Maintaining a reasonable standard of living on ODSP is next to impossible. Some ODSP recipients are fortunate to have parents, siblings, or other relatives who are willing to help out, financially.

While an aunt, uncle or grandparent may be ready to help, giving money to somebody on ODSP without understanding the program’s guidelines can jeopardize the government benefit they are trying to supplement, unless it is done thoughtfully.

ODSP recipients are allowed to receive up to $6,000 from other sources during a 12 month period, including gifts, but they are not allowed to have more than $5,000 in non-exempt assets at any one time. Gifts of cash, investments or other assets not managed thoughtfully, have caused people to lose their ODSP coverage.  The rules are confusing, but not following them could result in even greater financial hardship.

As an example, a grandparent has bequeathed $75,000 to his grandson who is 25 years old, lives on his own and is on ODSP. This money far exceeds the asset limits set out by ODSP. The amount is reported to ODSP who halt his monthly payments until he either spends the money or moves it into an exempt asset. Meanwhile, the money may have been put to better use if it were given to the parents to dispense to their son over time in order to maintain and supplement his ODSP. Once the money is given to him, he is not able to simply give it to his parents and expect his ODSP to be reinstated, because ODSP insists assets can’t be given away or sold off at less than fair market value.

Some ODSP recipients facing this type of predicament end up spending all the money they are given until their assets are back in line with ODSP restrictions. In our example, the grandson would spend all or almost all the money given to him by his relative before he could be reconsidered for ODSP.  Keep in mind he not only loses his monthly ODSP benefit, but also the health and dental benefits as well.  If he relies upon prescription medication, he will have to pay for that out of his own pocket.  In the end, the $75,000 was more a curse than a blessing.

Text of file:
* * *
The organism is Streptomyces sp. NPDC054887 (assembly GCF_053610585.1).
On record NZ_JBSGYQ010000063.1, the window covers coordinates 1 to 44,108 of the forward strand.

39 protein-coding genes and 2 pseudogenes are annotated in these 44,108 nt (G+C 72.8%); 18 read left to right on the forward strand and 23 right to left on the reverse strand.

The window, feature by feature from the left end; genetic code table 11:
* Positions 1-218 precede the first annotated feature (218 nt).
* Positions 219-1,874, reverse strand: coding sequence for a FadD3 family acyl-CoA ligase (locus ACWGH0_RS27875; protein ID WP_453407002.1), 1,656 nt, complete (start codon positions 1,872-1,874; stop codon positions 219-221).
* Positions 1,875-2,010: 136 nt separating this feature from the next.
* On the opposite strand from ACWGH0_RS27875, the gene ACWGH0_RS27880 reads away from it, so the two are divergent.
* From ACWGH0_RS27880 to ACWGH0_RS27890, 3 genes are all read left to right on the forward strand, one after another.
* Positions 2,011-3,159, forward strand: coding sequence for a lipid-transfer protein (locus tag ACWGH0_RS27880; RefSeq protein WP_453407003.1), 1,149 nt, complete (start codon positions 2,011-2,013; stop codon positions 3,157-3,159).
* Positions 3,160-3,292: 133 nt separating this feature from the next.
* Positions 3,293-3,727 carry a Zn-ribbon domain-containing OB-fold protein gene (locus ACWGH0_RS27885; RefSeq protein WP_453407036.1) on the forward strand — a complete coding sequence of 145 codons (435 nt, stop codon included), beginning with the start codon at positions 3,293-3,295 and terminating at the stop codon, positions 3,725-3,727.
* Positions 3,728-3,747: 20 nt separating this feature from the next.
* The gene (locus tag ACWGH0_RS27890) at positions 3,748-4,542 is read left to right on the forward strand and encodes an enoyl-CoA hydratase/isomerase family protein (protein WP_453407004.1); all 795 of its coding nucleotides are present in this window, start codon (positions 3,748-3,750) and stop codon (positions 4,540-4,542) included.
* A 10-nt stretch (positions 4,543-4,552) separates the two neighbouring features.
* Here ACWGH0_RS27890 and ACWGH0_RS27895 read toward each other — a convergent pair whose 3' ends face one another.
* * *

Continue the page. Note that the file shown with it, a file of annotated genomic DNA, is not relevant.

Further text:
If your child is on ODSP, it is a good idea to let people know they should not gift any money or other assets to him or her without discussing it with you first. This preventative measure provides you with an opportunity facilitate the gift so it supplements ODSP income, not end it.

In the event money or assets are gifted, there are strategies to deal with the situation, in most cases. There may be a major expense that ODSP accepts as exempt, such as renovations to a residence to accommodate the person’s disability. It could be used to purchase a primary vehicle. Or it could be used to purchase a different piece of equipment needed as a result of the person’s disability.

The challenge comes if you do not want the money to be spent right away. Rather than spend the money, it can be moved into an “exempt” investment. Exempt investments include the RDSP. All the money could be moved into the person’s RDSP account to safeguard ODSP. However, that may not be the wisest move, especially if you are not prepared to wait years to utilize the money. If the amount of money is less than $100,000, it can be used to purchase a segregated fund – an insurance investment product that acts much like a mutual fund and does not have the same withdrawal restrictions as an RDSP.

One strategy is to put the majority of the money into the segregated and then withdraw the requisite amount to fund the RDSP account on an annual basis in order to maximize the government contributions. Then the remaining funds in the segregated fun can be used to supplement ODSP income in a thoughtful and cautious manner.

It is wise to consult a financial professional who understands ODSP rules and regulations before taking action.